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Cretaceous period

Periodo Cretácico

The Cretaceous period is the last of the three parts into which the Mesozoic era is divided. It covers from the end of the Jurassic period (145.5 ± 4.0 million years ago) to the beginning of the Paleocene (65.5 ± 0.3 million years ago). It is the longest of the geological periods and constitutes almost half of the Mesozoic. The end of the Cretaceous defines the boundary between the Mesozoic and Cenozoic eras.

During the Cretaceous, the supercontinent of Pangea completed its division into the current continents, although their positions differed radically from those they present today. The opening of the Atlantic Ocean that began in the Jurassic gave rise to major orogenies and the rise of mountain ranges in North America.

Although Gondwana remained intact at the beginning of the Cretaceous, during this period Australia, Antarctica and South America broke apart. The rest of the ancient continent was made up of Africa, as well as a block from which India and Madagascar ended up separating, united.

All these movements caused the emergence of large underwater mountain ranges and the rise of the sea level, a phenomenon known as transgression. At its peak, approximately one third of the current continental areas were submerged.

More limestone was deposited during the Cretaceous than in any other period of the Phanerozoic eon. This was due to an enrichment of calcium in the oceans, together with a greater diversity of life forms that had this calcium to form their skeletons, mainly nanoplankton.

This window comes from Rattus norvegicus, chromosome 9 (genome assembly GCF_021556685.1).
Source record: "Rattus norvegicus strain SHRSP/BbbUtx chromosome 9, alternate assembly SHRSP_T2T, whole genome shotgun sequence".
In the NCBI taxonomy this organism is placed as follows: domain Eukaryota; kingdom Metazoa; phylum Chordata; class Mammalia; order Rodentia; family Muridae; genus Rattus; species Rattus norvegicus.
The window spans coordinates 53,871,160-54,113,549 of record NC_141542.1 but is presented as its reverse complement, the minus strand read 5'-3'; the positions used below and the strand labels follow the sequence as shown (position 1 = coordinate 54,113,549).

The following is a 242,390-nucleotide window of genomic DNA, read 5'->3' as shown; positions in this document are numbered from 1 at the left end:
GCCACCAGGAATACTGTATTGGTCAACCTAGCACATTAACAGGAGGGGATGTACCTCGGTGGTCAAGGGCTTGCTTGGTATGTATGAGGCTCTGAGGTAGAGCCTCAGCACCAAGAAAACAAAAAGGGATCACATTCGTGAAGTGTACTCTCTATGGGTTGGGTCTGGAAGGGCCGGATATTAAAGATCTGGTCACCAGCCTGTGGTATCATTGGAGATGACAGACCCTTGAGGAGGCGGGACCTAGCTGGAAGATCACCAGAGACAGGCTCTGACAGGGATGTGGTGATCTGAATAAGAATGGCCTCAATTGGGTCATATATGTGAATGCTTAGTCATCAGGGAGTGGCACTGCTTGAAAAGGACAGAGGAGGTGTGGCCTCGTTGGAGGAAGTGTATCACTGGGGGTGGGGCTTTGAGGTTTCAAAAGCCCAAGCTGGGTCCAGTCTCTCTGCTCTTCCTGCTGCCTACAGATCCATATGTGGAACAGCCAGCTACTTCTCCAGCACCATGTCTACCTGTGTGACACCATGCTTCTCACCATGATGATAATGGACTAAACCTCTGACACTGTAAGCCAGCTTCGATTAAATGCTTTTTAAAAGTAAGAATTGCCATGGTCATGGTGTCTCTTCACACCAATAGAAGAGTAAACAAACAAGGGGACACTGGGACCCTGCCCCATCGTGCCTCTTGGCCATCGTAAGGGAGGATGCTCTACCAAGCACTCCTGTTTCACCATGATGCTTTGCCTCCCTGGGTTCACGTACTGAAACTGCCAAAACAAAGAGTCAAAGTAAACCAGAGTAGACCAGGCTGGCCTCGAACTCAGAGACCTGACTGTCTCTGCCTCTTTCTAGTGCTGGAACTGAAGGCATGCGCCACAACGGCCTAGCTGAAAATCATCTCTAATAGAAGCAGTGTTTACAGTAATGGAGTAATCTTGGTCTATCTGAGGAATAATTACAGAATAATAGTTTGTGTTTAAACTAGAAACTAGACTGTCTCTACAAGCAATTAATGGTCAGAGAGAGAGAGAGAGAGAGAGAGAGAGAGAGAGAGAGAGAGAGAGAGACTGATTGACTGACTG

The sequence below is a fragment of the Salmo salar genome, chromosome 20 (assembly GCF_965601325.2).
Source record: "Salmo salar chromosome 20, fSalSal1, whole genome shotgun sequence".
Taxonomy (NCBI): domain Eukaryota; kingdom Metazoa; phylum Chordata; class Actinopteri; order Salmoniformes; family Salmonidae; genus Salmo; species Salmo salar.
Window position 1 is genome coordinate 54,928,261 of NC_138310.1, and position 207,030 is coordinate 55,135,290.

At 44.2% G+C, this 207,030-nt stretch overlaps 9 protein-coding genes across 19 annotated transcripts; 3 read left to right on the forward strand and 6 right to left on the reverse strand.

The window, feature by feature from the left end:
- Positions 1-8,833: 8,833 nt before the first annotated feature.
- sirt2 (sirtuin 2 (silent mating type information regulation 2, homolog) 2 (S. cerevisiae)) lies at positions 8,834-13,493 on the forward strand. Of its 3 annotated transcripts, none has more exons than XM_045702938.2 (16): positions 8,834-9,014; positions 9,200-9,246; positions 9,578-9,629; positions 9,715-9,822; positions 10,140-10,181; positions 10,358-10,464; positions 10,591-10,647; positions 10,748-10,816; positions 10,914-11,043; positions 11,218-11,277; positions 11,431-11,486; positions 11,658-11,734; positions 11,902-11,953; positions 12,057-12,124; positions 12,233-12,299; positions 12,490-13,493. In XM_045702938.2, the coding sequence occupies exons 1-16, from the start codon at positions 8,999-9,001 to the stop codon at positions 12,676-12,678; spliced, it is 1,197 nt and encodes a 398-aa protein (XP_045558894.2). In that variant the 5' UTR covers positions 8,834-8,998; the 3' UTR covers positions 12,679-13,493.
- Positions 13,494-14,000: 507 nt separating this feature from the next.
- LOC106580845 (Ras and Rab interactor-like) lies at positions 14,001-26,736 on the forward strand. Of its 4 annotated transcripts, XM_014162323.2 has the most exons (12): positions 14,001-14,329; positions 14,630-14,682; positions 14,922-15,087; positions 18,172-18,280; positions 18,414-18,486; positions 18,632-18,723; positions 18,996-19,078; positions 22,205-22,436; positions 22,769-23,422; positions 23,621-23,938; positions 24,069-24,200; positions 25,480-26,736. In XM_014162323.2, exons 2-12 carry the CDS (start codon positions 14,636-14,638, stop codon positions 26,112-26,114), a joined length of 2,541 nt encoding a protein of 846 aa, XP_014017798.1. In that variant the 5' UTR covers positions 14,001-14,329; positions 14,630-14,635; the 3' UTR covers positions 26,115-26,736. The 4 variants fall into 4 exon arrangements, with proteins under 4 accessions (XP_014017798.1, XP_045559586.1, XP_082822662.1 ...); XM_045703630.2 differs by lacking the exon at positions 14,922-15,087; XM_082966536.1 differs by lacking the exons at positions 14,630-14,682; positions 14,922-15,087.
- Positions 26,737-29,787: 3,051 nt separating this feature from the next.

The climate was very warm during the Cretaceous. There was no ice at the poles. Therefore, the level of the oceans was much higher than today, and large areas of continental crust were covered by shallow seas.

The Tethys Sea connected the two great oceans from east to west, helping to keep the global climate stable. Fossils of plants and animals typical of temperate climates have been found near the places where the poles were then.

Overall, the temperature of the planet was not higher than that of the Jurassic or Triassic periods, but nevertheless the temperature differences from the equator to the poles were much smaller. As a consequence, the winds must also have been very weak, contributing to the calm seas, which is evident in the forms of sedimentation.

Angiosperm plants spread widely during this period, although they did not become predominant until the end of it. Many of the types of trees that exist today have their origins in the Cretaceous.

On Earth, mammals continued to be a minor component of the fauna, which was still dominated by dinosaurs, which now reached their greatest diversity and was characterized by the presence of large dinosaurs, including sauropods such as Argentinosaurus and theropods such as Tyrannosaurus. rex, Velociraptor and Deinonychus. The diversification of insects is surely closely related to the expansion of angiosperms.

In the sea, many modern types of fish can be found, including sharks similar to those in today's seas. However, the largest living beings that inhabit them are reptiles such as ichthyosaurs or mosasaurs.

Ammonites are still in full swing, appearing most of the heteromorphic varieties, characterized by the uncoiling of the shell.